Sovereign Lord, who made the heaven and the earth and the sea and everything in them
I would like to say something about the subject of prayer this morning.
In the Book of Acts Chapter 4 after Peter and John had been arrested and then released, they gathered with other believers and they began to pray. In God’s kind providence that prayer is recorded, and it is rich in spiritual teaching. Let me mention two things for us to ponder.
First of all they declared their faith in the sovereignty of God. ‘Lord, You are God’. Nothing could be more important than this. It is essential in all prayer to begin here, reminding ourselves that in any and every situation God is on the throne.
The problem the early church was facing was an acute one; but their eyes were upon the Lord, not on the crisis. I would like to stress the fact that this is a vital lesson for us all to learn. We often say: “Take it to the Lord in prayer” but sadly, all too often in our experience the ‘it’ becomes more important than ‘the Lord’. We can brood over the ‘it’ so often and in such a way that the problem or difficulty or crisis fills our whole horizon and our hearts are almost paralysed with fear and dread.
Some kinds of prayer are not very helpful to the soul because they simply focus our minds more upon the problem than is good or helpful. Very often, as with other things in life, we can make a problem out of a problem simply by dwelling upon it and we no longer see it in its true light.
Like shadows on the wall in the firelight, they become distorted and out of all proportion to reality. Only when a room is lit properly do the distortions disappear, and only when the white light of God’s sovereignty shines into a situation will our fears subside. This is what the apostles recognised as they gathered for prayer, and we also need to do the same or else we shall lose out right from the outset.
That is the first lesson and here is the second: the apostles also went to the Scriptures with their problem. They believed that God had a word for them. This is where a true knowledge of the Scriptures is important. They are a source of strength and encouragement, and they give us an insight into, and understanding of, any particular situation.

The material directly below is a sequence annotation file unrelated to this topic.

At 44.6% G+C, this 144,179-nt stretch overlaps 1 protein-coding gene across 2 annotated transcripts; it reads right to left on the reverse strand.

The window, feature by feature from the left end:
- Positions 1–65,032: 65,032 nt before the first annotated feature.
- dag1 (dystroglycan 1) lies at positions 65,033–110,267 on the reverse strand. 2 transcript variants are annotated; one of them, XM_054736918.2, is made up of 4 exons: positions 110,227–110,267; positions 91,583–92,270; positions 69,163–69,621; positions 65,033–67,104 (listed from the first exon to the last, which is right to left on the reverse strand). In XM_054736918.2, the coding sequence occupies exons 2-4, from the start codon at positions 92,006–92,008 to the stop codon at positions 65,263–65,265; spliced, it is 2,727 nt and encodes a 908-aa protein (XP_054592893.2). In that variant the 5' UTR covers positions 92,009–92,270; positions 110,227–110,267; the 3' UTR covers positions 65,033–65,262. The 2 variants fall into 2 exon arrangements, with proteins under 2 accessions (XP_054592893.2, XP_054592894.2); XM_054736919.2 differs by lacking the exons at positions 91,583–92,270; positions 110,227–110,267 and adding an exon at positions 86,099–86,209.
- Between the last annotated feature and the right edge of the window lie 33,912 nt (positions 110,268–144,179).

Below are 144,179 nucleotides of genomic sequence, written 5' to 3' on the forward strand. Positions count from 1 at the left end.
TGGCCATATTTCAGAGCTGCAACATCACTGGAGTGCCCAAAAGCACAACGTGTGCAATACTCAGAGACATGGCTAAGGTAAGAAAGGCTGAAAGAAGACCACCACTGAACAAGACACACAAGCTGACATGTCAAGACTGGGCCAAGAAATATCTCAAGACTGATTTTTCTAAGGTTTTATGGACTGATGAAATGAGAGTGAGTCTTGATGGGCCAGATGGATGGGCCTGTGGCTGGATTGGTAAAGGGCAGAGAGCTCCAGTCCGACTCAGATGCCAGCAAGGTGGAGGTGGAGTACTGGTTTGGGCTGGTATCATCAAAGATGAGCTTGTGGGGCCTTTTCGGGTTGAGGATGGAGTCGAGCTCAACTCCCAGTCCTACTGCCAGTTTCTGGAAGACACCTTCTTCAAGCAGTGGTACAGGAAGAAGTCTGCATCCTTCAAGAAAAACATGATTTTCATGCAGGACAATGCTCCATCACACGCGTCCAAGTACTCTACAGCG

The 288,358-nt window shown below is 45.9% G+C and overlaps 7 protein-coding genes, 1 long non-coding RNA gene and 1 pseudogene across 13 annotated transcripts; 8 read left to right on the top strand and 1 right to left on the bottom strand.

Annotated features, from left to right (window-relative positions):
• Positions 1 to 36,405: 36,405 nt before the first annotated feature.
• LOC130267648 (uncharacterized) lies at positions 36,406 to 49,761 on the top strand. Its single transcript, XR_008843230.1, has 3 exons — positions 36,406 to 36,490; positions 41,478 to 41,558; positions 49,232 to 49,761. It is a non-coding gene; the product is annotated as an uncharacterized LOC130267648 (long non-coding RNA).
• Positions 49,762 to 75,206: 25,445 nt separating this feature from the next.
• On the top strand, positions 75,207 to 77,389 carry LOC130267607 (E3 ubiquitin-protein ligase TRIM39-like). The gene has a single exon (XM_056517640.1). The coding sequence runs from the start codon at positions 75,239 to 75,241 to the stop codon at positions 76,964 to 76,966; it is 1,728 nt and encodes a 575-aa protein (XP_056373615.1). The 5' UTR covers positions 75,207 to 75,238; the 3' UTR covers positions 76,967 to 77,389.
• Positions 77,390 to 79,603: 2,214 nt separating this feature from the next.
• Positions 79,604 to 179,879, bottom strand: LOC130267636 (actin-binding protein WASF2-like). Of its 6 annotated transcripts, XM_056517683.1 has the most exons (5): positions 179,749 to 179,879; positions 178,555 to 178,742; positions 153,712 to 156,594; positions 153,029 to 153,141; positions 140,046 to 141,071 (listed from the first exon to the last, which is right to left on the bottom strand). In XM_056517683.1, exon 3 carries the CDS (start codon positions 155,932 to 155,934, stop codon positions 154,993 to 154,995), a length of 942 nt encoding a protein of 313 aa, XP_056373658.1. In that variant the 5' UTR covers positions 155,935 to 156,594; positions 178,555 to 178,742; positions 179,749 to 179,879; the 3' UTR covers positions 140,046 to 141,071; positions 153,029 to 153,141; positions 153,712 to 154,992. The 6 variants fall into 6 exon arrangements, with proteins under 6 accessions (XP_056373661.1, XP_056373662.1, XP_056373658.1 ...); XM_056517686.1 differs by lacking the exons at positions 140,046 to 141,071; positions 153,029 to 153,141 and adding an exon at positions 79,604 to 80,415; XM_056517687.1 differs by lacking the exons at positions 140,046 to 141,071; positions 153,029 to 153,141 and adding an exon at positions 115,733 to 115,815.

In Acts 4 the Holy Spirit guided them to Psalm 2 where they immediately saw that the real spiritual issues in the life of the Psalmist were also the issues in their own, and which are so often in ours as well. The Lord’s people in every generation are in a spiritual conflict.
The Apostles recognised, through the Scriptures, that the opposition they had encountered was part of the basic spiritual struggle between light and darkness, and Psalm 2 renewed and re-affirmed their conviction that God was on the throne. Isn’t this what we have been hearing each morning as our pastors have expounded the Book of Psalms for us? We are all concerned about dealing with the issues created by this pandemic, and how to deal with them and with all that they are doing to our lives. We should not miss the fact that the apostles did not ask God to relieve them of the pressures that were upon them, or to remove the threatenings. Because they did not feel free to do so. They had no assurance that this was the thing to ask, and that is something vital we need to consider. Because there is a wisdom and a spiritual realism here which we do not always see, and especially in these difficult days. It is possible to waste so much time in prayer by asking the wrong things, things which are outside the divine will and purpose for us.
We should be sure that we can ask before we do ask. If we prayed more for an understanding and discernment of God’s will perhaps we may see our problems and trials in a different light.
Some of them are for our good and learning and always for our spiritual development. They are often designed to strengthen us in our resolve to continue in the Christian life and in the spiritual warfare.
Other situations can be sent into our lives so that we can realise that the Lord is presenting us with an opportunity to glorify His Name. It was not freedom from adversity, but boldness in adversity that those early Christians prayed for, and their cry was wonderfully answered, and opportunities were used, and the gospel quickly spread.
May the Lord teach us to pray like this.